PubMed, Embase, Web of Science, and CNKI (until March 31, 2020) were searched for articles that focused on the role of chest CT in diagnosis of COVID-19; there were no language restrictions. The keywords were “COVID-19” or “SARS-CoV-2” or “novel coronavirus” or “2019 nCov.” We also checked the reference lists of all key articles for any additional eligible articles. Studies were included if they met the following criteria: (1) reported the performance of chest CT in diagnosing COVID-19, (2) participants were diagnosed as COVID-19 based on the results of multiple RT-PCR, (3) studies directly or indirectly provided enough information to extract 2 × 2 table information of diagnostic test of chest CT for COVID-19, and (4) study sample was larger than 30. We excluded duplicate reports, abstracts from meeting proceedings. The selection of eligible articles was performed by 2 investigators independently. Disparities between investigators were resolved by discussion between them.

Data extraction and quality assessment

The following data were extracted from each study: study site, sample size, characteristics of participants, chest CT findings, the results of multiple RT-PCR, and 2 × 2 table information. The methodological quality was evaluated by using the Quality Assessment of Diagnostic Accuracy Studies-2 (QUADAS-2) tool. QUADAS-2 entries include 4 domains: patient selection, index test, reference standard, and flow and timing. Definitions and judgment criteria for each domain are available in Cochrane Handbook. Data extraction and quality assessment were conducted by two independent authors. Disparities between investigators were resolved by discussion between them.

Statistical analysis

A bivariate random-effects model was used to analyze and pool diagnostic performance (sensitivity and specificity) measurements across studies. The chi square–based Q test was performed to test heterogeneity among studies. And, the I2 value was used to evaluate the percentage of interstudy variation in the total variation. When p < 0.05 and/or I2 > 50%, significant heterogeneity was presumed. The meta-analysis was conducted using the “midas” and “metandi” modules in Stata 12.0 software.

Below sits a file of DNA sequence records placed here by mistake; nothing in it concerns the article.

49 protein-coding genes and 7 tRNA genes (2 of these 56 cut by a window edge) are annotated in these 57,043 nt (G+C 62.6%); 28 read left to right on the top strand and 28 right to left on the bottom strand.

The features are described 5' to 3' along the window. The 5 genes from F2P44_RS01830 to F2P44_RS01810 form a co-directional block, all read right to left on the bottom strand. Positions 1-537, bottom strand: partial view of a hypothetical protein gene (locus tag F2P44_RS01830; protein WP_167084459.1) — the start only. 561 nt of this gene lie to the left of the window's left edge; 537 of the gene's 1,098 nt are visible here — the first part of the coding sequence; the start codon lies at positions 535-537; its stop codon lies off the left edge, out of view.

Results

Characteristics of studies and quality assessment

The study selection process is presented in Fig. 1. Briefly, 663 references were identified after searching databases. Eight references were removed due to duplication. After scanning the titles and abstracts, 623 records were excluded and 32 full-text articles were assessed for eligibility. Finally, 16 studies were included in our meta-analysis involving 3186 patients [5,6,7,8,9,10,11,12,13,14,15,16,17,18,19,20]. Of these patients, 2689 patients had positive RT-PCR results. Fourteen studies only enrolled patients diagnosed as COVID-19 by RT-PCR [6,7,8,9,10,11,12,13,14, 16,17,18,19,20]. Therefore, we could only calculate sensitivity from the information provided in these studies. Three studies were conducted in Wuhan [5, 8, 12]; 12 studies were conducted in the other regions, and the remaining one collected data throughout China [6, 7, 9,10,11, 14,15,16,17,18,19,20]. The mean or median age of patients ranged from 37 to 62. Seven studies reported the proportion of severe illness which ranged from 3.8 to 41% [6, 10,11,12, 14, 17, 19]. The characteristics of eligible studies are summarized in Table 1.

Fig. 1
figure1

Flow diagram showing the study selection process for meta-analysis

Table 1 Characteristics of enrolled studies